As of 10 November 2015, a total of 430 species have been recorded this year

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Tuesday, 16 August 2011

''SUBALPINE WARBLER'' at Holland Haven Country Park in Essex

After hearing from Simon Cox and Adrian Kettle, I made the effort and went over to Holland Haven Country Park today and saw for myself the male SUBALPINE WARBLER present for its third day in the main hedgerow backing on to the car park. As on previous days, the bird was favouring the Sloes, Elder berries and other fruits in the bushes behind the northernmost two picnic tables. Prior to the wind getting up, it was showing quite well, occasionally feeding out in the open in the sunshine. After about 1145 hours, it ceased showing, and had not reappeared until at least 1500 hours.

In all honesty, this is a very difficult bird to assess - it is a male in extremely fresh plumage with what appears to be fresh primaries and therefore most likely an adult bird rather than a first-summer. As others have already expressed in litt, this bird has heavily contrasting underparts, with the rich orange-red chin, throat and breast sharply demarcated mid-breast and paling into whiter lower underparts. On a prolonged view however, these lower underparts (belly, flanks, vent) were seen to be quite sullied with an overall light pinkish or light fawn wash - and certainly NOT the gleaming white of a typical adult Eastern Subalpine (albistriata). However, more prominent still, was the white sub-moustachial stripe, remarkably broad and flanging - a definite feature of Eastern.

The entire upperparts were greyish with the head particularly blue-grey and the mantle and scapulars darker and infiltrated by more brown feathering. The lesser and median coverts were uniform grey, the rest of the upperwing being similarly coloured, with some pale fringing to the inner primaries, secondaries, greater coverts and tertials. The eye-ring was largely pinkish-orange.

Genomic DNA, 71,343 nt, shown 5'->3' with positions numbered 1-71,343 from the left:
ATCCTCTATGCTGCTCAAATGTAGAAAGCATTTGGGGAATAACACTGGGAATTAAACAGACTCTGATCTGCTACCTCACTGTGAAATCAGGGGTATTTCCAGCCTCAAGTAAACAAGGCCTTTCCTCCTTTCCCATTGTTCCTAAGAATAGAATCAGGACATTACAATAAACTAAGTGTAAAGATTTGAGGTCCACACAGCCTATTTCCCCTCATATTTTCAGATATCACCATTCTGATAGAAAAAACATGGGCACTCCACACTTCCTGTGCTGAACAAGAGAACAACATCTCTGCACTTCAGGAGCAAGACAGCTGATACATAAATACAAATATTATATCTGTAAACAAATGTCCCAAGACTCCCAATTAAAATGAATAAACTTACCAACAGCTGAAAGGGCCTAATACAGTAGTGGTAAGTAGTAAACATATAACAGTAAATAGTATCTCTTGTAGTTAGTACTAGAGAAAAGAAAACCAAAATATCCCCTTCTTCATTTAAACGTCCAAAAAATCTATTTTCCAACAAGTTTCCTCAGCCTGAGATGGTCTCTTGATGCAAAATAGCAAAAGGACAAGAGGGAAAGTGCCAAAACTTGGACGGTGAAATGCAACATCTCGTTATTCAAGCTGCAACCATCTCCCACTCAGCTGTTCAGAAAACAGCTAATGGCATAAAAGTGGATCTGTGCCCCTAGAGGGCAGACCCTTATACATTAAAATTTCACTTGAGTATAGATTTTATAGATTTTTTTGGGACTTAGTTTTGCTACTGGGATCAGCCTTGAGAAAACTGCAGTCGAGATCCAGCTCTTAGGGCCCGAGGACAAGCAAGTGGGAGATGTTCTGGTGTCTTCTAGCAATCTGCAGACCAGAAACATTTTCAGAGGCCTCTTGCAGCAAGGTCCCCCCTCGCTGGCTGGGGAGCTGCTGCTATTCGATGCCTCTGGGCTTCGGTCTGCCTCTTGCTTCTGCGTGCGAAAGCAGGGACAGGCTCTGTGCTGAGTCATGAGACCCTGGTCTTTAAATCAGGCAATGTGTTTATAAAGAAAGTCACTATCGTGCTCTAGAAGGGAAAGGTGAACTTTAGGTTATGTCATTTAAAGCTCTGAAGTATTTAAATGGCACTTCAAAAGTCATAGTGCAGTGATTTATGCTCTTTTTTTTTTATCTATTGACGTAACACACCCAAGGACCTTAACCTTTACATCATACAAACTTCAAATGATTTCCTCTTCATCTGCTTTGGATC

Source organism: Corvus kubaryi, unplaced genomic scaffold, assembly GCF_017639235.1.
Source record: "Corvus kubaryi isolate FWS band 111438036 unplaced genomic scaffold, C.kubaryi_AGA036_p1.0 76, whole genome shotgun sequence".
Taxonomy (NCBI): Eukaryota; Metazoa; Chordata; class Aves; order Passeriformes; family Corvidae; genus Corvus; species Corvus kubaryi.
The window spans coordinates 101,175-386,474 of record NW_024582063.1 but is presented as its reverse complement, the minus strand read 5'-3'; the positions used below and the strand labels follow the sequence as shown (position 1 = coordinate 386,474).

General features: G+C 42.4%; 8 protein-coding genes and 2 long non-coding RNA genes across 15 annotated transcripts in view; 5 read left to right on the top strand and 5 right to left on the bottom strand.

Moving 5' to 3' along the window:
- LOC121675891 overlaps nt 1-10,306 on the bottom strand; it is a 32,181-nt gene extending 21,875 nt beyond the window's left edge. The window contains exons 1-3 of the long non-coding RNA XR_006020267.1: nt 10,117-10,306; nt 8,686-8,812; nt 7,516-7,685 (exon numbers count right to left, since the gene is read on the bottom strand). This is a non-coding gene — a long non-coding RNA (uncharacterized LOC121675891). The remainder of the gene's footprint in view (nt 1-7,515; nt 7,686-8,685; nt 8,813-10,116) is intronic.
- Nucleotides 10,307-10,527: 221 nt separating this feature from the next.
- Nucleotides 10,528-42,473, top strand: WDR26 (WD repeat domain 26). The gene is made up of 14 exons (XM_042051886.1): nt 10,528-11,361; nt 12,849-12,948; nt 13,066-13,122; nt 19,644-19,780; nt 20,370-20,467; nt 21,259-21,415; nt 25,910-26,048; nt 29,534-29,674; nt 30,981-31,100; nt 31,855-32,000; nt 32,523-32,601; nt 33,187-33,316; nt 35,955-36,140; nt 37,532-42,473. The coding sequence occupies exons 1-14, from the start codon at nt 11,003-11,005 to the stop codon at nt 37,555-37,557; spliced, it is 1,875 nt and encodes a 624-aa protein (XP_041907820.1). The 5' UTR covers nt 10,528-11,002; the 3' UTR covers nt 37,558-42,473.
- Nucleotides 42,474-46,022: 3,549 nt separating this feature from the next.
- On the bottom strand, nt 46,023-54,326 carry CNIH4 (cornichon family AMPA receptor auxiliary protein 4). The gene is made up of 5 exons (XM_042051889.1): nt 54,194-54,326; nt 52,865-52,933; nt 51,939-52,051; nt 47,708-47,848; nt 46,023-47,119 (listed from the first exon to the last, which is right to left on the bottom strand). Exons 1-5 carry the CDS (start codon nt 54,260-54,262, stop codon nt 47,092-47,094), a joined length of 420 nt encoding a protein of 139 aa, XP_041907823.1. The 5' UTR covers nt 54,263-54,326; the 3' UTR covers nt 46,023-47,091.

So, in summary, a bird with somewhat mixed characters, which could be either/or Western/Eastern. I did not hear it call today but cantillans (Western) has a Lesser Whitethroat-like low-pitched, monosyllabic, single ''tukkk'' contact note whereas albistriata (Eastern) has a louder, often repeated ''trekk-trekk'' note (Moltoni's Subalpine of course having a very distinct Wren-like churring scolding call-note). Anyone hearing it could assist with the identification.

My gut feeling is that it is a male Western Subalpine Warbler but in any event it is extremely similar to a male Subalpine Warbler that was present on the John Weston Reserve at The Naze from 15 August until 2 September 1993 (see photograph in Birding World 6: 354), although this individual was more uniformly coloured on the underparts.

The hedgerow today also held several Lesser Whitethroats, Common Whitethroats and the odd Willow Warbler, whilst when the wind picked up from the south, Common Swift passage seriously took place (with some 64 birds flying south in just half an hour). Hirundines too were on the move, with 150 or so Barn Swallows heading south and a much smaller passage of both Sand and House Martins.

On the neighbouring Holland Haven scrape, there was an excellent selection of waders present and visible from the hide: highlight was the 3 juvenile WOOD SANDPIPERS, along with 4 Pied Avocets, 9 juvenile Ruff, 7 Common Sandpipers, 1 Common Greenshank, 2 Dunlin and 29 Icelandic Black-tailed Godwits.

Lee G R Evans

Wednesday, 3 August 2011